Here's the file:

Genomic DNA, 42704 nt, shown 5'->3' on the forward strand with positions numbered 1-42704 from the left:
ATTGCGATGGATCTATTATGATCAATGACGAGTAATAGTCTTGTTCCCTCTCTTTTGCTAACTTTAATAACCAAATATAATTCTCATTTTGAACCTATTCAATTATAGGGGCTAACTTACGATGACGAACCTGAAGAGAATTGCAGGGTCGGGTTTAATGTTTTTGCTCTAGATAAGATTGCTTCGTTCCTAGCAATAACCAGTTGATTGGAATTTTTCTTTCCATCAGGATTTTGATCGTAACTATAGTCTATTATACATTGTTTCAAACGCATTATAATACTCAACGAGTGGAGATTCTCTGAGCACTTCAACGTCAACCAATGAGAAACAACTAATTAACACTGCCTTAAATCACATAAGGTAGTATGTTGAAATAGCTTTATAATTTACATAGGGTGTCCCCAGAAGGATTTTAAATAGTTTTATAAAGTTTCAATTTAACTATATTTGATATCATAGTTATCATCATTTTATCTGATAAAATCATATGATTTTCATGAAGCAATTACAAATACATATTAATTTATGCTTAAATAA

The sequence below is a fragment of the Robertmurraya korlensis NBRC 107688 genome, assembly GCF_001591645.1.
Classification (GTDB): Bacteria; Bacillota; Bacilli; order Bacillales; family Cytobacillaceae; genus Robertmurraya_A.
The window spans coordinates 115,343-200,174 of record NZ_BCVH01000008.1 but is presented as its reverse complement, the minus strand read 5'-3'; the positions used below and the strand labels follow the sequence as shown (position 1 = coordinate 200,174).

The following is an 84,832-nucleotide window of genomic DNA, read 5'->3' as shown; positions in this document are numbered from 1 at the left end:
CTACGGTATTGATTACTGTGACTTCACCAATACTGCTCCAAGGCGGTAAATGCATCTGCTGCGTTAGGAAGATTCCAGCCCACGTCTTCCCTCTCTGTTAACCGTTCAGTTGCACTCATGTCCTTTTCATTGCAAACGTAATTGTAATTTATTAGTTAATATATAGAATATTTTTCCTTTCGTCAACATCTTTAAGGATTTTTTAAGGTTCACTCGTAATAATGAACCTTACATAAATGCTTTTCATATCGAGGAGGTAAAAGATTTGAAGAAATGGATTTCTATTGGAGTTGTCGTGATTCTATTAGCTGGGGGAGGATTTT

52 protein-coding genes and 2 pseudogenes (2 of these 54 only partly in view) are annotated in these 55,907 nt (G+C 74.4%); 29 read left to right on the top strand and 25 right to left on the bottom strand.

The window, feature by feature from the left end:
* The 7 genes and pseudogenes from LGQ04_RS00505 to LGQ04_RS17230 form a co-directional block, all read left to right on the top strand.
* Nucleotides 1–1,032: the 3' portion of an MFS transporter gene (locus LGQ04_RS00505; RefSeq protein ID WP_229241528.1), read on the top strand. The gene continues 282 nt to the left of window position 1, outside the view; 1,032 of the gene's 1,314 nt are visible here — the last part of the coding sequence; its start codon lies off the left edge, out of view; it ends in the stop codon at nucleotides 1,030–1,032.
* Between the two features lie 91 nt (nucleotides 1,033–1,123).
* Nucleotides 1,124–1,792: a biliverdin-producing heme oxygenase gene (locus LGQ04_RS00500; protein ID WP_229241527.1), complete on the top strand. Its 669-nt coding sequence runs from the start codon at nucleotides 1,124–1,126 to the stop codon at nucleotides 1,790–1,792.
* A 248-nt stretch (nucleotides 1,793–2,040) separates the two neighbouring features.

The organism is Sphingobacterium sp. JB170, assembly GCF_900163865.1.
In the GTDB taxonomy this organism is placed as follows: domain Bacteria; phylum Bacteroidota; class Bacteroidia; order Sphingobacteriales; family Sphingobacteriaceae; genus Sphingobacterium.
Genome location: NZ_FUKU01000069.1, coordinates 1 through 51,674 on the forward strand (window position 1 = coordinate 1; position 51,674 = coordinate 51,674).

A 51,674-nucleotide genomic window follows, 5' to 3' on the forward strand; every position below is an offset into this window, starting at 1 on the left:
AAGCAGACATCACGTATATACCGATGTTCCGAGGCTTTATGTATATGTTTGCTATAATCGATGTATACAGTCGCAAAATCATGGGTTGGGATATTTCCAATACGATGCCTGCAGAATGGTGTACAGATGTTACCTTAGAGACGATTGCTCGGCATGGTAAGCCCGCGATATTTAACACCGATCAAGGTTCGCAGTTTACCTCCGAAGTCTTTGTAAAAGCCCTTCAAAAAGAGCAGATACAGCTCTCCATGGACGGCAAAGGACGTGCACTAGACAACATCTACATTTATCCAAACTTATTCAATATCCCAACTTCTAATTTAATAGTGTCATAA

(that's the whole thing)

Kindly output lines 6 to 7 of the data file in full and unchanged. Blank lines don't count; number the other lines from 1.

The following is an 84,832-nucleotide window of genomic DNA, read 5'->3' as shown; positions in this document are numbered from 1 at the left end:
CTACGGTATTGATTACTGTGACTTCACCAATACTGCTCCAAGGCGGTAAATGCATCTGCTGCGTTAGGAAGATTCCAGCCCACGTCTTCCCTCTCTGTTAACCGTTCAGTTGCACTCATGTCCTTTTCATTGCAAACGTAATTGTAATTTATTAGTTAATATATAGAATATTTTTCCTTTCGTCAACATCTTTAAGGATTTTTTAAGGTTCACTCGTAATAATGAACCTTACATAAATGCTTTTCATATCGAGGAGGTAAAAGATTTGAAGAAATGGATTTCTATTGGAGTTGTCGTGATTCTATTAGCTGGGGGAGGATTTT